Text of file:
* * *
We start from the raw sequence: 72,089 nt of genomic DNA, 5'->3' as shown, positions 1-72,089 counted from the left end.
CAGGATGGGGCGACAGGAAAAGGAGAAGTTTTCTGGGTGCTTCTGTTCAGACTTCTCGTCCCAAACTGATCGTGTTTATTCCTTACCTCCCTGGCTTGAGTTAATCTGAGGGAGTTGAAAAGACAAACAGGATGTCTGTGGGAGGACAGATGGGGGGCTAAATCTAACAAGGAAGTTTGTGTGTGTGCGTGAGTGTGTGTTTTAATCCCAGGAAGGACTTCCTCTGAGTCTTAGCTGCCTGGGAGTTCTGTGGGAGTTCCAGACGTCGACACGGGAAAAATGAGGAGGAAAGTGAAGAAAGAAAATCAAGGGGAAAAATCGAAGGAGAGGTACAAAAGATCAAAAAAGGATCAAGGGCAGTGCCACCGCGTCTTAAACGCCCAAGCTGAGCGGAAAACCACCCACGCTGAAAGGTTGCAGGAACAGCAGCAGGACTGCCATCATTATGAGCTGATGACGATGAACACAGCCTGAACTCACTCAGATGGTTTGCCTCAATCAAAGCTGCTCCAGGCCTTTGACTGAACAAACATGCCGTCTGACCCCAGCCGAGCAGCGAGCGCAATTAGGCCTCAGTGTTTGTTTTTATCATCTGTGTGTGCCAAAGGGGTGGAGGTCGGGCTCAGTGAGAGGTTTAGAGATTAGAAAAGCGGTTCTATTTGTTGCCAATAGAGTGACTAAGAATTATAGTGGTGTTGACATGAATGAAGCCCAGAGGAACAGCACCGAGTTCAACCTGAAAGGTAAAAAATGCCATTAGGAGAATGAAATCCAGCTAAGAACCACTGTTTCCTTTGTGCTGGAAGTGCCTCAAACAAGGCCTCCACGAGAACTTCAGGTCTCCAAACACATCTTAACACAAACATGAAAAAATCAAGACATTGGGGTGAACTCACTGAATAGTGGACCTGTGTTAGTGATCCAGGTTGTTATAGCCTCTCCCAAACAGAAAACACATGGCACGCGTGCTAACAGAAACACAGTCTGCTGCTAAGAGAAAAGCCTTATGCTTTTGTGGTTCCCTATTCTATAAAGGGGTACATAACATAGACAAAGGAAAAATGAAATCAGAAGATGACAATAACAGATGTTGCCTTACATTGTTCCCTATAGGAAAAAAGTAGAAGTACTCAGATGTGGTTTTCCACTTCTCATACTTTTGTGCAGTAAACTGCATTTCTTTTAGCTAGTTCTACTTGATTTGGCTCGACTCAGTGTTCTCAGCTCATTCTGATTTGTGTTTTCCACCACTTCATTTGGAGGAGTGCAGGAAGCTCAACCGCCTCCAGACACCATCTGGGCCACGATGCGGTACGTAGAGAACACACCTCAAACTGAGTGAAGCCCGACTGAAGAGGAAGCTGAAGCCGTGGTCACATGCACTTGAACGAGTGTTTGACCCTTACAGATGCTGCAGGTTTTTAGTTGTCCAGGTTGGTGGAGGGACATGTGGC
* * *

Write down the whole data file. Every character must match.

We start from the raw sequence: 72,089 nt of genomic DNA, 5'->3' as shown, positions 1-72,089 counted from the left end.
CAGGATGGGGCGACAGGAAAAGGAGAAGTTTTCTGGGTGCTTCTGTTCAGACTTCTCGTCCCAAACTGATCGTGTTTATTCCTTACCTCCCTGGCTTGAGTTAATCTGAGGGAGTTGAAAAGACAAACAGGATGTCTGTGGGAGGACAGATGGGGGGCTAAATCTAACAAGGAAGTTTGTGTGTGTGCGTGAGTGTGTGTTTTAATCCCAGGAAGGACTTCCTCTGAGTCTTAGCTGCCTGGGAGTTCTGTGGGAGTTCCAGACGTCGACACGGGAAAAATGAGGAGGAAAGTGAAGAAAGAAAATCAAGGGGAAAAATCGAAGGAGAGGTACAAAAGATCAAAAAAGGATCAAGGGCAGTGCCACCGCGTCTTAAACGCCCAAGCTGAGCGGAAAACCACCCACGCTGAAAGGTTGCAGGAACAGCAGCAGGACTGCCATCATTATGAGCTGATGACGATGAACACAGCCTGAACTCACTCAGATGGTTTGCCTCAATCAAAGCTGCTCCAGGCCTTTGACTGAACAAACATGCCGTCTGACCCCAGCCGAGCAGCGAGCGCAATTAGGCCTCAGTGTTTGTTTTTATCATCTGTGTGTGCCAAAGGGGTGGAGGTCGGGCTCAGTGAGAGGTTTAGAGATTAGAAAAGCGGTTCTATTTGTTGCCAATAGAGTGACTAAGAATTATAGTGGTGTTGACATGAATGAAGCCCAGAGGAACAGCACCGAGTTCAACCTGAAAGGTAAAAAATGCCATTAGGAGAATGAAATCCAGCTAAGAACCACTGTTTCCTTTGTGCTGGAAGTGCCTCAAACAAGGCCTCCACGAGAACTTCAGGTCTCCAAACACATCTTAACACAAACATGAAAAAATCAAGACATTGGGGTGAACTCACTGAATAGTGGACCTGTGTTAGTGATCCAGGTTGTTATAGCCTCTCCCAAACAGAAAACACATGGCACGCGTGCTAACAGAAACACAGTCTGCTGCTAAGAGAAAAGCCTTATGCTTTTGTGGTTCCCTATTCTATAAAGGGGTACATAACATAGACAAAGGAAAAATGAAATCAGAAGATGACAATAACAGATGTTGCCTTACATTGTTCCCTATAGGAAAAAAGTAGAAGTACTCAGATGTGGTTTTCCACTTCTCATACTTTTGTGCAGTAAACTGCATTTCTTTTAGCTAGTTCTACTTGATTTGGCTCGACTCAGTGTTCTCAGCTCATTCTGATTTGTGTTTTCCACCACTTCATTTGGAGGAGTGCAGGAAGCTCAACCGCCTCCAGACACCATCTGGGCCACGATGCGGTACGTAGAGAACACACCTCAAACTGAGTGAAGCCCGACTGAAGAGGAAGCTGAAGCCGTGGTCACATGCACTTGAACGAGTGTTTGACCCTTACAGATGCTGCAGGTTTTTAGTTGTCCAGGTTGGTGGAGGGACATGTGGC